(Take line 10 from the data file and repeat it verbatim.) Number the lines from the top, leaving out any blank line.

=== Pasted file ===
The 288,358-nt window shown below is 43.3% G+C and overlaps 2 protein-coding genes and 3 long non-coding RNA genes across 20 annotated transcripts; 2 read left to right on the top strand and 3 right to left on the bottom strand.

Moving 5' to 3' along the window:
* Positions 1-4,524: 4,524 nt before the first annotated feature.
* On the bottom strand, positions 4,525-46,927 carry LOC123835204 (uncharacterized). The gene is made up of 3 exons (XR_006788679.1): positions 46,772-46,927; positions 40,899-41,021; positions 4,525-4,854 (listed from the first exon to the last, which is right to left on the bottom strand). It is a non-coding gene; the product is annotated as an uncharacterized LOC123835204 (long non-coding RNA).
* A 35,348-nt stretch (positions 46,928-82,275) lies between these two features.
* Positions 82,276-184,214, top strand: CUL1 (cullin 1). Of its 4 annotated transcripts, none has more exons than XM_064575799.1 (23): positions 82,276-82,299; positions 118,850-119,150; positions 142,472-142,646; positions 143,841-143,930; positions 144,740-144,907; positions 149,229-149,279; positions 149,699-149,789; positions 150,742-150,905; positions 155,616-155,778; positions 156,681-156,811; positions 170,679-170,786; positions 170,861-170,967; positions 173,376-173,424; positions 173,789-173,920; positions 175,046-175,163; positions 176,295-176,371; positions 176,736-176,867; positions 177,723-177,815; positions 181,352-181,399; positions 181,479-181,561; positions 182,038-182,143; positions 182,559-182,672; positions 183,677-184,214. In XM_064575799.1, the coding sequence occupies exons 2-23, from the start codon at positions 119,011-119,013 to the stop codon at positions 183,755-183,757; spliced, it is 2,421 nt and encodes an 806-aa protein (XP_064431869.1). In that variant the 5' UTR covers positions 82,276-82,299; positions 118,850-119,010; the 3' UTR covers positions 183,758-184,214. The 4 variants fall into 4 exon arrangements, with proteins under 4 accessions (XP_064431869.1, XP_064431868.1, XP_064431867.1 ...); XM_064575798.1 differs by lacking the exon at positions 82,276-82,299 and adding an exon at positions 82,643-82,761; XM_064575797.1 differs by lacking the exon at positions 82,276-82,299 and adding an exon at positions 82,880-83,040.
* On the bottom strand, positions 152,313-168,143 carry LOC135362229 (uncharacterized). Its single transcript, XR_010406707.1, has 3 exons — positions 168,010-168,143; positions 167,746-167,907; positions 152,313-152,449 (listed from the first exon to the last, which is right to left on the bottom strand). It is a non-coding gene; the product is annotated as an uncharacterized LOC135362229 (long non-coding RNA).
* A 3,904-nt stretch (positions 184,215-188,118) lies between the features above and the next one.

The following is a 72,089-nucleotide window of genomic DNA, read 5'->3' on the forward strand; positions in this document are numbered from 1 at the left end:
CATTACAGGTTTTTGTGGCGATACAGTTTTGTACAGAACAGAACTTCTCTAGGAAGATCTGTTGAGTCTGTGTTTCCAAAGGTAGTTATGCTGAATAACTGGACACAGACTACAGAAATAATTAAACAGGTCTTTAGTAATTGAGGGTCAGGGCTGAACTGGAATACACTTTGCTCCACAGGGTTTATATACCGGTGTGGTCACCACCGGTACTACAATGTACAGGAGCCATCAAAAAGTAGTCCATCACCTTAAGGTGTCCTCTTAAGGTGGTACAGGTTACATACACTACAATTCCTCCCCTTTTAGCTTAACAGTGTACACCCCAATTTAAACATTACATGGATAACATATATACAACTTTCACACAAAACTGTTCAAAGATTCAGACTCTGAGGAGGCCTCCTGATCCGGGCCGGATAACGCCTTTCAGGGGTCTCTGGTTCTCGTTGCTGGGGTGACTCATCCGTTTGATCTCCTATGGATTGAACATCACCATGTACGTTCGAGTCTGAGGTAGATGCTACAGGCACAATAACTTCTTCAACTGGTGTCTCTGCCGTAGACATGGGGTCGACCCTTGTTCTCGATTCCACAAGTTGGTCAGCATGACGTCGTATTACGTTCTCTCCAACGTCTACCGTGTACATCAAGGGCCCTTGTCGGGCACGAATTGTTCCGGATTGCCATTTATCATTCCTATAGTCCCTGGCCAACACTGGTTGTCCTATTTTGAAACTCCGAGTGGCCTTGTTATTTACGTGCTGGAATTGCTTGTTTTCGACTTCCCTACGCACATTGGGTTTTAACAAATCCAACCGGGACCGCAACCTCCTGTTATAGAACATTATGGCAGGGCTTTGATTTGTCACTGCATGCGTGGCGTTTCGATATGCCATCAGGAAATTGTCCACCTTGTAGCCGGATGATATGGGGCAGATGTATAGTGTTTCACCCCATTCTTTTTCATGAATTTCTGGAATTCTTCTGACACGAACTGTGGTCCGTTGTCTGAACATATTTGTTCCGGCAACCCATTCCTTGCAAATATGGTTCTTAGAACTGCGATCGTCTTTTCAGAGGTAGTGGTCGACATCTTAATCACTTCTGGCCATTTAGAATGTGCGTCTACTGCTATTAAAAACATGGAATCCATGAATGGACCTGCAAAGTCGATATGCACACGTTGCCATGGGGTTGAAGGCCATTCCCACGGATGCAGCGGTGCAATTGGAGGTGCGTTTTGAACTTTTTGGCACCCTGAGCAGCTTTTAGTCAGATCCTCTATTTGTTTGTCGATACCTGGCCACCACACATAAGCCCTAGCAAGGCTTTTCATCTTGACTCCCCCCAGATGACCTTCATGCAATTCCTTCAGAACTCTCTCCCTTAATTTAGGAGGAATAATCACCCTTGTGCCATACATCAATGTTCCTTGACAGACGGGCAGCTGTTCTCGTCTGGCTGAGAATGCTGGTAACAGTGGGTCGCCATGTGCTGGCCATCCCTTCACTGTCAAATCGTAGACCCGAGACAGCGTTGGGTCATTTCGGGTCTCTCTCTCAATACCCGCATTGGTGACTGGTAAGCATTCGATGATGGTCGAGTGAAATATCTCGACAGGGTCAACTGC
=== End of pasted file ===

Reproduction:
CATTACAGGTTTTTGTGGCGATACAGTTTTGTACAGAACAGAACTTCTCTAGGAAGATCTGTTGAGTCTGTGTTTCCAAAGGTAGTTATGCTGAATAACTGGACACAGACTACAGAAATAATTAAACAGGTCTTTAGTAATTGAGGGTCAGGGCTGAACTGGAATACACTTTGCTCCACAGGGTTTATATACCGGTGTGGTCACCACCGGTACTACAATGTACAGGAGCCATCAAAAAGTAGTCCATCACCTTAAGGTGTCCTCTTAAGGTGGTACAGGTTACATACACTACAATTCCTCCCCTTTTAGCTTAACAGTGTACACCCCAATTTAAACATTACATGGATAACATATATACAACTTTCACACAAAACTGTTCAAAGATTCAGACTCTGAGGAGGCCTCCTGATCCGGGCCGGATAACGCCTTTCAGGGGTCTCTGGTTCTCGTTGCTGGGGTGACTCATCCGTTTGATCTCCTATGGATTGAACATCACCATGTACGTTCGAGTCTGAGGTAGATGCTACAGGCACAATAACTTCTTCAACTGGTGTCTCTGCCGTAGACATGGGGTCGACCCTTGTTCTCGATTCCACAAGTTGGTCAGCATGACGTCGTATTACGTTCTCTCCAACGTCTACCGTGTACATCAAGGGCCCTTGTCGGGCACGAATTGTTCCGGATTGCCATTTATCATTCCTATAGTCCCTGGCCAACACTGGTTGTCCTATTTTGAAACTCCGAGTGGCCTTGTTATTTACGTGCTGGAATTGCTTGTTTTCGACTTCCCTACGCACATTGGGTTTTAACAAATCCAACCGGGACCGCAACCTCCTGTTATAGAACATTATGGCAGGGCTTTGATTTGTCACTGCATGCGTGGCGTTTCGATATGCCATCAGGAAATTGTCCACCTTGTAGCCGGATGATATGGGGCAGATGTATAGTGTTTCACCCCATTCTTTTTCATGAATTTCTGGAATTCTTCTGACACGAACTGTGGTCCGTTGTCTGAACATATTTGTTCCGGCAACCCATTCCTTGCAAATATGGTTCTTAGAACTGCGATCGTCTTTTCAGAGGTAGTGGTCGACATCTTAATCACTTCTGGCCATTTAGAATGTGCGTCTACTGCTATTAAAAACATGGAATCCATGAATGGACCTGCAAAGTCGATATGCACACGTTGCCATGGGGTTGAAGGCCATTCCCACGGATGCAGCGGTGCAATTGGAGGTGCGTTTTGAACTTTTTGGCACCCTGAGCAGCTTTTAGTCAGATCCTCTATTTGTTTGTCGATACCTGGCCACCACACATAAGCCCTAGCAAGGCTTTTCATCTTGACTCCCCCCAGATGACCTTCATGCAATTCCTTCAGAACTCTCTCCCTTAATTTAGGAGGAATAATCACCCTTGTGCCATACATCAATGTTCCTTGACAGACGGGCAGCTGTTCTCGTCTGGCTGAGAATGCTGGTAACAGTGGGTCGCCATGTGCTGGCCATCCCTTCACTGTCAAATCGTAGACCCGAGACAGCGTTGGGTCATTTCGGGTCTCTCTCTCAATACCCGCATTGGTGACTGGTAAGCATTCGATGATGGTCGAGTGAAATATCTCGACAGGGTCAACTGC